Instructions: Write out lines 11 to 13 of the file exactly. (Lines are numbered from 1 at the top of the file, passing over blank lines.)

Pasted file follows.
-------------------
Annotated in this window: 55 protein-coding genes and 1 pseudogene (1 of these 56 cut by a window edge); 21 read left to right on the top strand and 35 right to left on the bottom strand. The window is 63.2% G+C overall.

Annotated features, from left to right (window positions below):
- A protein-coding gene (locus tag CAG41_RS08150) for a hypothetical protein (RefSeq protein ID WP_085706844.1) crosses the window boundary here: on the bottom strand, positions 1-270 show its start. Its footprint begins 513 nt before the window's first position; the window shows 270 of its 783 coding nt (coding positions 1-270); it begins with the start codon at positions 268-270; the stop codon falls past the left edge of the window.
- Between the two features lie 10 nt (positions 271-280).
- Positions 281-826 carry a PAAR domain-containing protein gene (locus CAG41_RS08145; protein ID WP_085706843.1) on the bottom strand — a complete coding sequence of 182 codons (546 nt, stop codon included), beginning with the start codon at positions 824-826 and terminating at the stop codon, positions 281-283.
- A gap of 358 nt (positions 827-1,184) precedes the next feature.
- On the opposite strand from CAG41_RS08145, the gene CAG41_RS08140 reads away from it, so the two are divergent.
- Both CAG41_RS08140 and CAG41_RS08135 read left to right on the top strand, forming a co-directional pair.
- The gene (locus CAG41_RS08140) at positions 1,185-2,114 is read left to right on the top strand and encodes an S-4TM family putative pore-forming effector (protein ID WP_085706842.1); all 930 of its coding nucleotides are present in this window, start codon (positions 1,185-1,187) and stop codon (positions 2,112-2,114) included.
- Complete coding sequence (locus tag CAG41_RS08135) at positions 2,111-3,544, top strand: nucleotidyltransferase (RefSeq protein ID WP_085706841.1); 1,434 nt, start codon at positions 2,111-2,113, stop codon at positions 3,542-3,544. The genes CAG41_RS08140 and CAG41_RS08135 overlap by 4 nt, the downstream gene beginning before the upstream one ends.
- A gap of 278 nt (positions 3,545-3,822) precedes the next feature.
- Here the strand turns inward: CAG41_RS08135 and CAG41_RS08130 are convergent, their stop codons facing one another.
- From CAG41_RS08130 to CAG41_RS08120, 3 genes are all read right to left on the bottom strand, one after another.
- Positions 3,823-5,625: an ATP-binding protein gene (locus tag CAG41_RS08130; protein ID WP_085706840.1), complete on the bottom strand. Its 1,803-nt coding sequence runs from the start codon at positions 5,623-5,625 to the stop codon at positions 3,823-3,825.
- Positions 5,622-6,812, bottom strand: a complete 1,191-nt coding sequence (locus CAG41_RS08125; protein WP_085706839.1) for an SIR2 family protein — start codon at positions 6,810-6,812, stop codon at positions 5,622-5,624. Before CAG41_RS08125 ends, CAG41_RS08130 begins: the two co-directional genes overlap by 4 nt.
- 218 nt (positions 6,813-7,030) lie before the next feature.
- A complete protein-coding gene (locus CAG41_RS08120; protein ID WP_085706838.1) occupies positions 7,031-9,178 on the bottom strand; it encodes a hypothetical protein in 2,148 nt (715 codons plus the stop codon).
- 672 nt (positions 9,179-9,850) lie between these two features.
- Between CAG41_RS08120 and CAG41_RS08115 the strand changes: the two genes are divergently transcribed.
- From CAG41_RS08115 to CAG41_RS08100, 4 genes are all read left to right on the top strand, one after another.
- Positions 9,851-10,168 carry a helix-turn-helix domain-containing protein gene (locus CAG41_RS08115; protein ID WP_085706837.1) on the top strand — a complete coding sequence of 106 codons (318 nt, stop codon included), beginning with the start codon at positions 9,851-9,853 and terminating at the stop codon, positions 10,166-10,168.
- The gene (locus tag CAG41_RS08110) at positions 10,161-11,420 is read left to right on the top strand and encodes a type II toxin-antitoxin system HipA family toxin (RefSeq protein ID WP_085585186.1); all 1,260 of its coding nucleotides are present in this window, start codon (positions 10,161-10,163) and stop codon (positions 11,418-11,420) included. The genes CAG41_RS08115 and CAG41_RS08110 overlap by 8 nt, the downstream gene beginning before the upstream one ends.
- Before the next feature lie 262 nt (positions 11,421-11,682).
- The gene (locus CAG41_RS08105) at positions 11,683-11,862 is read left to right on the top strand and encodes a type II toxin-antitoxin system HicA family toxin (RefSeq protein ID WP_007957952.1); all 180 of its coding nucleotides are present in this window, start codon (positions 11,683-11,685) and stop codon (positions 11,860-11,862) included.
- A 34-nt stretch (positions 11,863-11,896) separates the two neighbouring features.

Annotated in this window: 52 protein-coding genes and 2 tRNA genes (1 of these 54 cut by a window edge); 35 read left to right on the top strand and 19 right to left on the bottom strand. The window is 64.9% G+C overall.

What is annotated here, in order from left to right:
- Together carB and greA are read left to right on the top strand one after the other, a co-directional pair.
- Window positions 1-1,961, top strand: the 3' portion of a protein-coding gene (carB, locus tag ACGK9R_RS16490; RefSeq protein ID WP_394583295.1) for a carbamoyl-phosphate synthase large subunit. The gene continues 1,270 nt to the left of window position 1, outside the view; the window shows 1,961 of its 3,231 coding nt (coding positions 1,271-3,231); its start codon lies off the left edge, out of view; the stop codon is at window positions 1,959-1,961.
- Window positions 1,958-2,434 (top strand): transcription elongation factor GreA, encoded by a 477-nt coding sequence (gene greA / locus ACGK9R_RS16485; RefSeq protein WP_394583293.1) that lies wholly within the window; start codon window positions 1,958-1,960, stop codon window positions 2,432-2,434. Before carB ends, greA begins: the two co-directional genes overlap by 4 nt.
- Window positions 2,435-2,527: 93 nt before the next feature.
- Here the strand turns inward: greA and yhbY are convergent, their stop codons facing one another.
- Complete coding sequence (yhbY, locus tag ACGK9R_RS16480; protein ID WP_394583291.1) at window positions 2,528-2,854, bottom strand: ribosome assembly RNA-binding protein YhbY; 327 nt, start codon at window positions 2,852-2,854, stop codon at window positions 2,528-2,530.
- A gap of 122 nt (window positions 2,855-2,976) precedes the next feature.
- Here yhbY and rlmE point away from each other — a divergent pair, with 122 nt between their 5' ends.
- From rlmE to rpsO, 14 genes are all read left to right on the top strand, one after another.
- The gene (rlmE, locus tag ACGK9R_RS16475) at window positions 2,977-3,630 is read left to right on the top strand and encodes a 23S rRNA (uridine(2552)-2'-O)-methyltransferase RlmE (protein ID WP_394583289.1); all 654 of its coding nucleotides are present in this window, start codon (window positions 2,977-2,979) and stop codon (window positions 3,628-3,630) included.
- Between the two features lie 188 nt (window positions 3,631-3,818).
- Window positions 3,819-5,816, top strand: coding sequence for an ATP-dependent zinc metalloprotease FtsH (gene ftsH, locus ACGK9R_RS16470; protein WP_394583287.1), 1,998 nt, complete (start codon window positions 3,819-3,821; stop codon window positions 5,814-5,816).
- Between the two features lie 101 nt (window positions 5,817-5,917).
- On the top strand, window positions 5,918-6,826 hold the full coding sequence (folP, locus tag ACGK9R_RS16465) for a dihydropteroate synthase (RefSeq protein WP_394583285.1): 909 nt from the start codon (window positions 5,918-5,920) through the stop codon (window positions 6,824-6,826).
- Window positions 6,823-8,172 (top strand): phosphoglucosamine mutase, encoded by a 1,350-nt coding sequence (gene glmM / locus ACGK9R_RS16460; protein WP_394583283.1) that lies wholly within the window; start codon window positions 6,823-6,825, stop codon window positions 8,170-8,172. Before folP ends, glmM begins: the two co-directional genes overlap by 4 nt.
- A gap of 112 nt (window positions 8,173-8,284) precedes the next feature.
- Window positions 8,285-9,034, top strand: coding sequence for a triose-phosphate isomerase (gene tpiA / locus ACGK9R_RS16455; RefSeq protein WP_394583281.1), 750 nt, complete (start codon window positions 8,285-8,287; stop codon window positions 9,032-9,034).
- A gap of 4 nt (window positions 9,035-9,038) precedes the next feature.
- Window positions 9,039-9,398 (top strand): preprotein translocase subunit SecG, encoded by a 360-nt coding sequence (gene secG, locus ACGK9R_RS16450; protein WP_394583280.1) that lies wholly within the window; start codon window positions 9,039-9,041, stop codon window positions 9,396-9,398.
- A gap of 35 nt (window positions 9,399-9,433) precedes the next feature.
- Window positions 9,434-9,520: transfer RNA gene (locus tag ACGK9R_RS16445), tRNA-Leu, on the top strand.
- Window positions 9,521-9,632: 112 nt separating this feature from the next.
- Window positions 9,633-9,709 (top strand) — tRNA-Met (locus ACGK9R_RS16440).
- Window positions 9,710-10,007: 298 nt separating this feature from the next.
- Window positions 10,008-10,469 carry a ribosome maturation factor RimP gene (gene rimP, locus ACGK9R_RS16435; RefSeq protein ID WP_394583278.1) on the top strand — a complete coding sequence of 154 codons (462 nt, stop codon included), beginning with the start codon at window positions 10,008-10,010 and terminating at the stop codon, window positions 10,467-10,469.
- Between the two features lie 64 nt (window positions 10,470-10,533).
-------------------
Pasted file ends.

- A gap of 278 nt (positions 3,545-3,822) precedes the next feature.
- Here the strand turns inward: CAG41_RS08135 and CAG41_RS08130 are convergent, their stop codons facing one another.
- From CAG41_RS08130 to CAG41_RS08120, 3 genes are all read right to left on the bottom strand, one after another.